Level Design: Gard3n

The Art for the Main Character

The Environment asset tiles

Gard3n is a pseudo-platforming game focused on simultaneous control of multiple player characters across multiple boards while avoiding enemies and collecting tokens. The game takes inspiration from time travel movies and movies that show alternate timelines. I think of each of the game boards as alternate timelines that the player must navigate, but considering the multiverse theory, it would make sense that all of these timelines are happening concurrently and thus the player must control all of them at the same time.

The First Timeline without any other timelines

This concept extends to many aspects of the level design in this game. Each level follows roughly the same layout but with slightly different enemy and wall placements which in a vacuum don’t have much impact, but in the context of the other boards provides an extra layer of challenge.

Level 2: 2 Timelines

Originally, the game had only one collectible, the gold tokens with teeth in them. There were supposed to be enemies in the original version of the game, however I wasn’t able to properly code them in. This left the base version of the game rather boring with no obstacles for the player to overcome. This also made all of the small changes to the game board of timelines not feel as impactful as I’d have liked them to. After some work, I was able to add enemies which gave some better weight to the to the game. The pathing of the enemies was able to block off and create zones rather effectively with minimal changes to their patrol paths between timelines.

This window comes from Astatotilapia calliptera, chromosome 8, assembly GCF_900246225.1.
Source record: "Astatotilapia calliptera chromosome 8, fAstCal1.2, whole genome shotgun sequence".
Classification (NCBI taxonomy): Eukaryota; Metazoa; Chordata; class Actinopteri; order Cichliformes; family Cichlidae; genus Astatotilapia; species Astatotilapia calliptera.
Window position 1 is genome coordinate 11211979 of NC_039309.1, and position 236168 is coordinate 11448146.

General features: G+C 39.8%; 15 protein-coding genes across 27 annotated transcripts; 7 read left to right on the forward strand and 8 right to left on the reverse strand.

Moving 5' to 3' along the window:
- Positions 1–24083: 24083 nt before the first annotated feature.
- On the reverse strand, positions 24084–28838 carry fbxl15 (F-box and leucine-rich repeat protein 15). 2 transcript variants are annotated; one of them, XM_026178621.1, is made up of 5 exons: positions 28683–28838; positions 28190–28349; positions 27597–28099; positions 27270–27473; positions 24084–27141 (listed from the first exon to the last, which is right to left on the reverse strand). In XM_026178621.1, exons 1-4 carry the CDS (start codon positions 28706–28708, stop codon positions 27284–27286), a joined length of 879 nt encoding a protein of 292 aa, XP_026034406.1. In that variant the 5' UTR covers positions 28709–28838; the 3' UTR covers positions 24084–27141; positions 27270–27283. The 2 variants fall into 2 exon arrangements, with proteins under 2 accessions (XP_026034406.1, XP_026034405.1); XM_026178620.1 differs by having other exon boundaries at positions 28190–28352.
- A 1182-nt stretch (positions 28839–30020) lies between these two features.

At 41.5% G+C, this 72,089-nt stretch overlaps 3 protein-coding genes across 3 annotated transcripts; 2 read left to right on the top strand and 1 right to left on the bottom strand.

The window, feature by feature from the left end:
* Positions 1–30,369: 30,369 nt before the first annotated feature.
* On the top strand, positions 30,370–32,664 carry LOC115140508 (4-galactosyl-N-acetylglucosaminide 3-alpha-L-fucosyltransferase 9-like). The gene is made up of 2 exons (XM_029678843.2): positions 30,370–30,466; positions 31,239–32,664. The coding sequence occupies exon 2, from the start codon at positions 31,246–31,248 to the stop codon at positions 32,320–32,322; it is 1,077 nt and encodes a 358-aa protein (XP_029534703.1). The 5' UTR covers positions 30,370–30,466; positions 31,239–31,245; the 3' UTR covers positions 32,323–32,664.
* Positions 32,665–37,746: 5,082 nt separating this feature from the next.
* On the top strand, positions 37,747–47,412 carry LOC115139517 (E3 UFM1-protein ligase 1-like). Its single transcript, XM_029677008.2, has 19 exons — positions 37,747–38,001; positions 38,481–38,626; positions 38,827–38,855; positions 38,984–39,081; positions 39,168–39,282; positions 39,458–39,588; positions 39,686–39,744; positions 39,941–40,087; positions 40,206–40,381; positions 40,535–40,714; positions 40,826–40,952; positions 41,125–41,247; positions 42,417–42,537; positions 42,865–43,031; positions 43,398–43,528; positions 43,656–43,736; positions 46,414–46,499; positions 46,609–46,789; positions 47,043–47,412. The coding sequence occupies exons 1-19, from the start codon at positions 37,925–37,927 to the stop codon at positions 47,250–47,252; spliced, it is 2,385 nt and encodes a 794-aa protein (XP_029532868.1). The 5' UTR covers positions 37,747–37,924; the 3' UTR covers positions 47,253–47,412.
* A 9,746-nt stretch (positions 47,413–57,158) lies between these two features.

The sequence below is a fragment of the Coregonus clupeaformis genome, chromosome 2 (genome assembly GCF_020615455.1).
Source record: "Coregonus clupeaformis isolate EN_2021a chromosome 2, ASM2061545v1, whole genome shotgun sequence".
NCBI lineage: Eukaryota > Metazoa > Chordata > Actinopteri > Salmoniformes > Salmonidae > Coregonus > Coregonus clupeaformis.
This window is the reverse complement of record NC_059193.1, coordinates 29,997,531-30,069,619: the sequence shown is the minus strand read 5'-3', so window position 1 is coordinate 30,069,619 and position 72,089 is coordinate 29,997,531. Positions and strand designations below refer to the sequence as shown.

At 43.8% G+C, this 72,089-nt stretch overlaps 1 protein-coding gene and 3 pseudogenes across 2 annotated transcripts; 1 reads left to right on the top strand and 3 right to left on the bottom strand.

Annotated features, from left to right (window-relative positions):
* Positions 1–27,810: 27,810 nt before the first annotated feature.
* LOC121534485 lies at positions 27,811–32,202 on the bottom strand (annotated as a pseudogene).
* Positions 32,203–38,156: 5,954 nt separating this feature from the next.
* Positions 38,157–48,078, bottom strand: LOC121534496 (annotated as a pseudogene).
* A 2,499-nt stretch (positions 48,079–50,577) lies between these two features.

The final addition to this game was originally made solely to complete the assignments requirement of adding three different collectables. The collectable which is a green kinda upside-down tooth causes the player’s character to slow down. This ended up causing a lot of interesting challenges for the player. Each of the three character’s speeds are controlled individually and when a character picks up one of the speed down collectibles it makes it much harder to sync up and manage the movement of the three characters at once.

Diving deeper into the actual level design, I’ll explain some of the changes made across individual timelines. In the first level, there are two enemies, one that patrols along the bottom where the play spawns which forces the player to move immediately after starting the game. This makes it so that the player isn’t able to actively formulate a gameplan once they have to control the other characters. Originally, I’d wanted to include some sort of timer which required the player to go fast, however, the enemy felt like a better way to achieve the same result. The other enemy patrols around the middle section in a clockwise motion. For the first level, one doesn’t really have to worry about this enemy because unless the player collects too many speed downs. However in the next level, there is another enemy which patrols at the same speed and the same direction but offset. This makes it harder for the player to just out speed the enemy and forces them to use the safe spaces near the center of the screen. however, these safe spaces also contain the speed downs which will over time make it harder and harder for the player to control the characters simultaneously. Finally, the third level is just an inverse of the first level. The character on the new timeline starts at the goal of the other timelines and the goal is at the start of the other timelines. This makes it so the enemies that were only an issue at the start of the level in the other two timelines become a massive obstacle to overcome in the final section.

Game Over Screen
Author: Hampton Albert